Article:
[ Tuesday, May 07, 2013 ]


"Storage" Creates a BA Relationship: Where do you store your old medical records?  Lots of small practices rent a self-storage unit somewhere to keep boxes of old paper medical records.  Those storage facilities don't consider themselves to be in the "medical record storage" business, don't intend to access the records, don't "maintain" them in the traditional sense of the word, don't have policies and procedures or other safeguards in place (other than locks on the doors), and probably won't be willing to sign a business associate agreement (or if they sign one, probably wouldn't do a good job of complying with it).  In common-law terms, there is no "bailment," and they don't consider themselves to be bailees.  Under the original HIPAA rules, they had a very strong argument that they were not business associates.

However, under the Omnibus Rule, they almost certainly are business associates.  Even if they protest and deny any intent to become one, they probably still are.  "Conduits" such as the post office, FedEx and UPS get a special exception, but storage companies don't.  Here's what the commentary in the Omnibus Rule says:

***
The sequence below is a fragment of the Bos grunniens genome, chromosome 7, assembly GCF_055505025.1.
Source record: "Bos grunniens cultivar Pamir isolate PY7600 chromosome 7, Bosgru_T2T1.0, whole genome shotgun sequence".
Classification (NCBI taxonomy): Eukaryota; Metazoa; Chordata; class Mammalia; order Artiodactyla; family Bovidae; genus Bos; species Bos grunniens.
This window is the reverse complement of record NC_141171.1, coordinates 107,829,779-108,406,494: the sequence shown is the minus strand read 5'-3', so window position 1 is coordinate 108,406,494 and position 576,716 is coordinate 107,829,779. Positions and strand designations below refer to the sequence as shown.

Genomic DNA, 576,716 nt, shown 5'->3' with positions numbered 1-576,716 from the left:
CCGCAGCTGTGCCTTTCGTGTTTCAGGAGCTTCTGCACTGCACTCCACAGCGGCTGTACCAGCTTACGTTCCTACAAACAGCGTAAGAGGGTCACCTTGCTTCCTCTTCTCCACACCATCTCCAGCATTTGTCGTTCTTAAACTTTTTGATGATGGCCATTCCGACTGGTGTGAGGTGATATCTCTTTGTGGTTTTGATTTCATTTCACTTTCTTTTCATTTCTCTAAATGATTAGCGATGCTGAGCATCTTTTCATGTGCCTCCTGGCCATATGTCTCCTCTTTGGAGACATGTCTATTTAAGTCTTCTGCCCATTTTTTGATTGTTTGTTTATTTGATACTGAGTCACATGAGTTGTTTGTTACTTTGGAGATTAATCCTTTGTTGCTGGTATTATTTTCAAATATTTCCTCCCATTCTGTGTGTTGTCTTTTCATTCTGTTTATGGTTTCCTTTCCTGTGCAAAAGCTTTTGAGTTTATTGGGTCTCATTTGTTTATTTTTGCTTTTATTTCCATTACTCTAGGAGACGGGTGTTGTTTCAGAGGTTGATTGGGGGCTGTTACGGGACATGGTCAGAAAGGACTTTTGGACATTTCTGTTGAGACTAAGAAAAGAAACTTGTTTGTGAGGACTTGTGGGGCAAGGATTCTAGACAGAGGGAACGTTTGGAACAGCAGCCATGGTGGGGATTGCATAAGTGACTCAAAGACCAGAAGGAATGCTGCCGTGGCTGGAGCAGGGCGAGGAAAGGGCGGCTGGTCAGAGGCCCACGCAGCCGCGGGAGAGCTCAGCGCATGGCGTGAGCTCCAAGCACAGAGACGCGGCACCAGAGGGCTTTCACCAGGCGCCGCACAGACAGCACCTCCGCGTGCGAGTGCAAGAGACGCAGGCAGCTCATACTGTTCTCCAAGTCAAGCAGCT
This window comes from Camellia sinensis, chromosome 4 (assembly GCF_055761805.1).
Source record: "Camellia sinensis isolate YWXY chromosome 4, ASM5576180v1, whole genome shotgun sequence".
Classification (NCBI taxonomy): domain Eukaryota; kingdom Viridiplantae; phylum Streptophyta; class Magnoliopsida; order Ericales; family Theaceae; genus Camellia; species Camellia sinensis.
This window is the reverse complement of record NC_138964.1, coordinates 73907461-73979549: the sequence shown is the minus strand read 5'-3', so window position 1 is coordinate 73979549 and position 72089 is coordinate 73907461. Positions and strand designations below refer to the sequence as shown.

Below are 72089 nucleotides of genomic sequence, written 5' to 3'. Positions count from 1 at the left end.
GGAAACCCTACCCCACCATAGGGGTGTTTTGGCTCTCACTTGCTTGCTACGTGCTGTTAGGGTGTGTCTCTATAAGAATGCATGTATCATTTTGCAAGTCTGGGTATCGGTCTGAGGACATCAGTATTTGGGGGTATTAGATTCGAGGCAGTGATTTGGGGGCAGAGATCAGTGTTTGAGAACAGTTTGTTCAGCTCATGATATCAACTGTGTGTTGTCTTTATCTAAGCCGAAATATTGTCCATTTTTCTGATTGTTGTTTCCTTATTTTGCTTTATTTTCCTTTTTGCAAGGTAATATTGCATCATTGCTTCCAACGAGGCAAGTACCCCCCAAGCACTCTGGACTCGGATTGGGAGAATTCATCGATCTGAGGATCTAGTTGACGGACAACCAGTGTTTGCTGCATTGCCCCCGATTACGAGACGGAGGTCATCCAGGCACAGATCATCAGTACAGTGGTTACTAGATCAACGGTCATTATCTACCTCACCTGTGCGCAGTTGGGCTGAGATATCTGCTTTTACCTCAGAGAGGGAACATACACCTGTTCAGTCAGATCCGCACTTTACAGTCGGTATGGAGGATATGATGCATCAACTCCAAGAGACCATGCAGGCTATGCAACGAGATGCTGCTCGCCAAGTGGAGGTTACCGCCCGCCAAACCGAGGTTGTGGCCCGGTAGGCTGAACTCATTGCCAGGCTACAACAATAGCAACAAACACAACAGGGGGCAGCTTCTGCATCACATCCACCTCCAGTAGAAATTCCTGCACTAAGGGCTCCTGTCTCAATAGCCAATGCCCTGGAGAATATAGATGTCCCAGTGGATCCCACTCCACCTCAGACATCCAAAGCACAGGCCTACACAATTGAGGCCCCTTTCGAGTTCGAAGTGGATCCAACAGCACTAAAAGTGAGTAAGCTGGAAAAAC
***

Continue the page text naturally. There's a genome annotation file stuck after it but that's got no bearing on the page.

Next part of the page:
We note that the conduit exception is limited to transmission services (whether digital or hard copy), including any temporary storage of transmitted data incident to such transmission. In contrast, an entity that maintains protected health information on behalf of a covered entity is a business associate and not a conduit, even if the entity does not actually view the protected health information. We recognize that in both situations, the entity providing the service to the covered entity has the opportunity to access the protected health information. However, the difference between the two situations is the transient versus persistent nature of that opportunity. For example, a data storage company that has access to protected health information (whether digital or hard copy) qualifies as a business associate, even if the entity does not view the information or only does so on a random or infrequent basis. Thus, document storage companies maintaining protected health information on behalf of covered entities are considered business associates, regardless of whether they actually view the information they hold. To help clarify this point, we have modified the definition of “business associate” to generally provide that a business associate includes a person who “creates, receives, maintains, or transmits” (emphasis added) protected health information on behalf of a covered entity.
 Document storage companies like Iron Mountain clearly are covered; what about regular storage companies who don't specialize in storing documents, but are simply self-storage warehouses?  Given that the risk of improper access (by an inside or outside actor) are basically the same, I would think you must treat them the same. 

Jeff [11:37 AM]

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